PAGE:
Title: Clark, Kinkin
Source text: The Medical and Surgical History of the War of the Rebellion. (1861-65.), Part 2, Volume 1 (Washington, DC: Government Printing Office, 1879), 173.
Civil War Washington ID: med.d1e41119
Case from the case-book of LINCOLN HOSPITAL, Washington, D. C.; Assistant Surgeon Roberts Bartholow, U. S. A., in charge from August 21st to December, 1863.
CASE 378.—Private Kinkin Clark, company C, 44th North Carolina volunteers; admitted October 20, 1863. Chronic diarrhœa. Died, October 24th. Autopsy twenty-two hours after death: Apparent age 45; height five feet nine inches; rigor mortis slight; body not much emaciated. The brain was firm, and weighed fifty-one ounces and a half; there was but little fluid in the ventricles. The mucous membrane of the trachea was irregularly purplish in spots, between which it was pale. The lungs were engorged with venous blood, but crepitant throughout; the right lung weighed fifteen ounces and a half, the left fourteen ounces. The pericardium contained nine drachms of fluid. The heart was normal, and contained no clots except a very small one in the right ventricle. The liver weighed seventy ounces and a half; its substance was normal in color and consistence, except at the left extremity of the left lobe, where it was firmer than elsewhere, coated by old exudations, and attached to the spleen; the gall-bladder contained six drachms of bile resembling coffee-grounds. The spleen was firm and weighed twenty-three ounces; it was of a pale grayish-blue externally, and of a dark-mulberry color internally; it was firmly agglutinated to the liver; the adhesion was extremely thick, and cut like cartilage. The pancreas was of normal consistence, and weighed four ounces. The kidneys were large; the right measured five inches by two and a half, and weighed seven ounces and a half; the left measured five inches by three, and weighed eight ounces; the cortical substance of both was pale but injected, the section appearing as if sprinkled with red pepper; the bases of the pyramids were of a very dark-purple color, the capsules readily elevated, the pelves highly injected. The mucous membrane of the small intestine was softened and of a stone-blue color, which increased in intensity toward the ileocæcal valve; the agminated glands were not elevated or thickened, but presented a few ulcers which varied from the size of a mustard-seed to that of a split-pea; the solitary glands were prominent, but not ulcerated. The ileocæcal valve was the seat of an irregular shallow ulceration. The cæcum was intensely congested, its solitary glands conspicuous and whitish; the mucous membrane of the rest of the large intestine was softened and of a pale yellowish-slate color.—Assistant Surgeon Harrison Allen, U. S. A.⃰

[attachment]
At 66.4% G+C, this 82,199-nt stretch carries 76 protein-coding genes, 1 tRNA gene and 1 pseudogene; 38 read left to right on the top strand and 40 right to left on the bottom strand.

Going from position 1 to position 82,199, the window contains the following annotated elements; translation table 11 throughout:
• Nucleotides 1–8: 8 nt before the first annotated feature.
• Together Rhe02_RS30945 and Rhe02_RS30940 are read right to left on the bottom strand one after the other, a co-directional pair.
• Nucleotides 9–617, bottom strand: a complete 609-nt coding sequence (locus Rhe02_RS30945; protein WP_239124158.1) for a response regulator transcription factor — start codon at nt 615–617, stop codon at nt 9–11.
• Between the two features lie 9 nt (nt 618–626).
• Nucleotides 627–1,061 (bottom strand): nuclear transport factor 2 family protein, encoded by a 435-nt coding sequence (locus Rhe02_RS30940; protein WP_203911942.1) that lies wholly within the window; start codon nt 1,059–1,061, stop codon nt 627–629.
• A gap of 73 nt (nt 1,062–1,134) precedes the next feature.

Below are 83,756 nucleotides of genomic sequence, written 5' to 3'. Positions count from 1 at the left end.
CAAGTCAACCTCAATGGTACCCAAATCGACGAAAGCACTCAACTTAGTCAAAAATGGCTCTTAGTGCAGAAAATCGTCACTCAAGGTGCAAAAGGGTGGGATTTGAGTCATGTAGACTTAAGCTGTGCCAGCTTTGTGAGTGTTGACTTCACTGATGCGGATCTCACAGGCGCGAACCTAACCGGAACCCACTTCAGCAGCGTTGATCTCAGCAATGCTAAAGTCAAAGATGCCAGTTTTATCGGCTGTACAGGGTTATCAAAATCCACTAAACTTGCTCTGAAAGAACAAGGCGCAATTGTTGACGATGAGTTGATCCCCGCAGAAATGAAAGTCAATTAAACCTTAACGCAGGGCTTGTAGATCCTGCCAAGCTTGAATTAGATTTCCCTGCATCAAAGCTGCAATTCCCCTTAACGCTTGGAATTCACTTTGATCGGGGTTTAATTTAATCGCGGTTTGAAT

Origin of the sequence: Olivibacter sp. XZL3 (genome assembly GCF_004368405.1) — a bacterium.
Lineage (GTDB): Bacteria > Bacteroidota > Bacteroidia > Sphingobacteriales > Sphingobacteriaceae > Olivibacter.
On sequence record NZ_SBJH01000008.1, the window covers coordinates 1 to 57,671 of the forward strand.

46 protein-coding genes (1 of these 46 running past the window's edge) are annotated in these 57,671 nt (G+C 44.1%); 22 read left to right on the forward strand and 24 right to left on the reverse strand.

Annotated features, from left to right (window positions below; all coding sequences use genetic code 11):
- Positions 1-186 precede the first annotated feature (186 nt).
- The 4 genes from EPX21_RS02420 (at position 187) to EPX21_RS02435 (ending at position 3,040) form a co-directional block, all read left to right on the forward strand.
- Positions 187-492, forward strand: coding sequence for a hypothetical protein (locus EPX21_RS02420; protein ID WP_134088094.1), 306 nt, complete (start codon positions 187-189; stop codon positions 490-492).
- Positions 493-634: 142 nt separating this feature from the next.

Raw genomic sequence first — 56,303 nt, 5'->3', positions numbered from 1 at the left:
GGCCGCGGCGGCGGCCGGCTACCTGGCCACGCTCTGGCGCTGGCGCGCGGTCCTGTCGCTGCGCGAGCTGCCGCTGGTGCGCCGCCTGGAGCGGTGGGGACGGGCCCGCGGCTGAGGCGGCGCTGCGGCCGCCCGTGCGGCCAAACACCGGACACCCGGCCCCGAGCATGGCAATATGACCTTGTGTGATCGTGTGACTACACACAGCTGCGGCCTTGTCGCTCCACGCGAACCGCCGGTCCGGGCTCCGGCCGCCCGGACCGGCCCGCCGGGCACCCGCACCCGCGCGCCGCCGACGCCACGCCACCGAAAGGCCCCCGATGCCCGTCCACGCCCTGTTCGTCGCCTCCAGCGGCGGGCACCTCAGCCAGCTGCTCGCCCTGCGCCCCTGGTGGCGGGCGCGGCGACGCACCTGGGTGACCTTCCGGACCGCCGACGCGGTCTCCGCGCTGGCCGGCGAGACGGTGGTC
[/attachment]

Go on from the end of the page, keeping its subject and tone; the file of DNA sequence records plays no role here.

⃰ September 14, 1864, Dr. Allen presented to the Pathological Society of Philadelphia a brief "Synopsis of Autopsies made at Lincoln General Hospital," to which the reader is referred.—(Proceedings of the Pathological Society of Philadelphia, in the American Journal of the Medical Sciences, January, 1865, page 133.) In this paper he analyzes the appearances observed in forty-one cases of diarrhœa and dysentery, thirty-five of fever, twenty-one of pneumonia, and five of diphtheria. The notes of Dr. Allen's autopsies, from which the accounts here presented have been condensed, were not contained in the case-books of Lincoln hospital turned in to the Surgeon General's Office at the close of the war, but have since been copied into them from the originals, loaned for the purpose.